The floors are 100-year-old Heart of Pine that came from a house that was torn down in Texas. The counter in the kitchen came from a country store in Kansas. The antler-fixture chandelier in the stairwell going up to the second floor came from a saloon in Alaska. “I call it repurposing,” she said.
All the doors were custom built by Wade Richardson of Townsend, as was a Chestnut entertainment center in the living room. He also incorporated a stained glass window into their bedroom door.
There is poplar bark molding along the floor in the screened-in porch and on the tops of the vertical beams in the house. “We got that in North Carolina. The lodge where we were staying had it. We found out where they got it and went directly to the lumber yard. It is around the screened-in porch on the second level exterior, and we also have bark on the lower level of the house,” she said.
Instead of guttering, they installed rain chains. “The rain runs down the chains into a whiskey barrel. In the winter, it freezes and is beautiful,” she said.
There is a master bedroom and bath on the first floor with the living room, dining room and kitchen as well as a screened-in porch that leads to a deck and a “mud” room or utility room. The second floor has two guest rooms and a bathroom. The basement has a bunkroom, a small kitchen, a guest room and a couple of bathrooms.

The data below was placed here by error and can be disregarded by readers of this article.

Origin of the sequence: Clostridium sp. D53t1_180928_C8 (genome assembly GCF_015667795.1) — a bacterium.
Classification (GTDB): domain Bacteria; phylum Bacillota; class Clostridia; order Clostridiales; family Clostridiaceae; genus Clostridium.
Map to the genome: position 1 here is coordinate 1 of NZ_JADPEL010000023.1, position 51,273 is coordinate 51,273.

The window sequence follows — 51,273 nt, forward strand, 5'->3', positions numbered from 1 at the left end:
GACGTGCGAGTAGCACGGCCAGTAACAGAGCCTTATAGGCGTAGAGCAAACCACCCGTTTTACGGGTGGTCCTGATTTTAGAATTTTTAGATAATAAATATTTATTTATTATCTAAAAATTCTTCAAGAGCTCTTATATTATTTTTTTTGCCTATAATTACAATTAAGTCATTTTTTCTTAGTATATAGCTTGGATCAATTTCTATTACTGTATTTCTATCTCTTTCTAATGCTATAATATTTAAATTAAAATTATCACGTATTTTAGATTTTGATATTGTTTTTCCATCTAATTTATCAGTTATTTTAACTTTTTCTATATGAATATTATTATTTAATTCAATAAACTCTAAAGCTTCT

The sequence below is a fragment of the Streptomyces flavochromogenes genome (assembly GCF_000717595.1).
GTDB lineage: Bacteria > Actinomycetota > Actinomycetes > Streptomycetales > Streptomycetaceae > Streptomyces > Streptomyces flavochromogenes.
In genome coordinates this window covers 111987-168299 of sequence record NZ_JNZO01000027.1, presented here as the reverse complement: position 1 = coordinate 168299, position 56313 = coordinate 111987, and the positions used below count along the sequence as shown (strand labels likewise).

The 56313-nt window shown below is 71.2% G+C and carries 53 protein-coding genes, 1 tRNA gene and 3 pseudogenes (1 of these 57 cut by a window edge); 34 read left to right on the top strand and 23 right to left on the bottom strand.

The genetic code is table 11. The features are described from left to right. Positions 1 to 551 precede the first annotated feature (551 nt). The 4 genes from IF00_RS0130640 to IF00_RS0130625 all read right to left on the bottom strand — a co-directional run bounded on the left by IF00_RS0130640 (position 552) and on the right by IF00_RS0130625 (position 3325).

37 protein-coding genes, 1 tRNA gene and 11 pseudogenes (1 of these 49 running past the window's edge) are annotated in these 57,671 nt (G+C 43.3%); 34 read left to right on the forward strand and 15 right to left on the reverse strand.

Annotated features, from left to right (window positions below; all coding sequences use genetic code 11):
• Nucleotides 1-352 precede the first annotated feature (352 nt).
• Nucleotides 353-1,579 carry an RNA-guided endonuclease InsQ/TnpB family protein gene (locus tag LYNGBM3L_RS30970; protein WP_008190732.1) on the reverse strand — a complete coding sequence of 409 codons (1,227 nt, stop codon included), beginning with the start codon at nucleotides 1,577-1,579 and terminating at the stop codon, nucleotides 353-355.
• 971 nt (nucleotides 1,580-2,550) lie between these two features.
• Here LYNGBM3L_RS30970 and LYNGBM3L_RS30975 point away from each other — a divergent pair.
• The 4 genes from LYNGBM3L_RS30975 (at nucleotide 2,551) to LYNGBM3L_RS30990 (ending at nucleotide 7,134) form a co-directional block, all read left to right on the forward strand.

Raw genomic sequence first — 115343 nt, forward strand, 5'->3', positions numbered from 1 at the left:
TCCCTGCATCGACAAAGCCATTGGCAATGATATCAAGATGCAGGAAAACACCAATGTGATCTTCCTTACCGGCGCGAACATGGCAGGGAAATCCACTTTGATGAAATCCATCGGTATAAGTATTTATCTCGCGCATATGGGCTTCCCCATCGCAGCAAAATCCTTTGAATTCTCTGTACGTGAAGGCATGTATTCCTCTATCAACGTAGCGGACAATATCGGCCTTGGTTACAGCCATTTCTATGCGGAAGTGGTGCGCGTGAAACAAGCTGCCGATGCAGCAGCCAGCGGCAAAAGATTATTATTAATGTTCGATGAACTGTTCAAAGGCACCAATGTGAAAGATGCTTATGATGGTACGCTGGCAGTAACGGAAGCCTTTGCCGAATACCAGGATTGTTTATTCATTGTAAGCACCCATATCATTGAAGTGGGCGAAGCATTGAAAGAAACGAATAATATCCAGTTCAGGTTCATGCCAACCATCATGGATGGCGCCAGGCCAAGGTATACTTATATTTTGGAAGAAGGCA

Jim said the stone in the home is Tennessee stone and the deck is marabou from Indonesia. “We got it because of the longevity of the wood,” he said.
One of the bathrooms on the main floor tells a story of the different places the couple has lived, an idea Barbara had to honor their past.
Different street maps are situated at various places on the walls of the bathroom to note the nine different cities where they have lived in their 44 years of marriage. “We put the plaster over the maps,” Jim explained.
Barbara said one aspect she enjoys is that their views change throughout the day. “The views change with the weather, clouds and fog,” she said. “The sunrises are absolutely glorious. It is gorgeous.”
Jim said the company that built the three-story log home did so in a factory - just the logs without the doors or windows. They numbered the logs and took the home apart and put them on four tractor-trailers that brought them to Townsend from British Columbia. Each of the flat-bed trailers arrived four days apart. A crane was situated on the worksite and unloaded the logs. The trailer had to be unhitched before the driver turned the truck around, and the crane operator lifted the trailer up, turned it around and set it down behind the truck.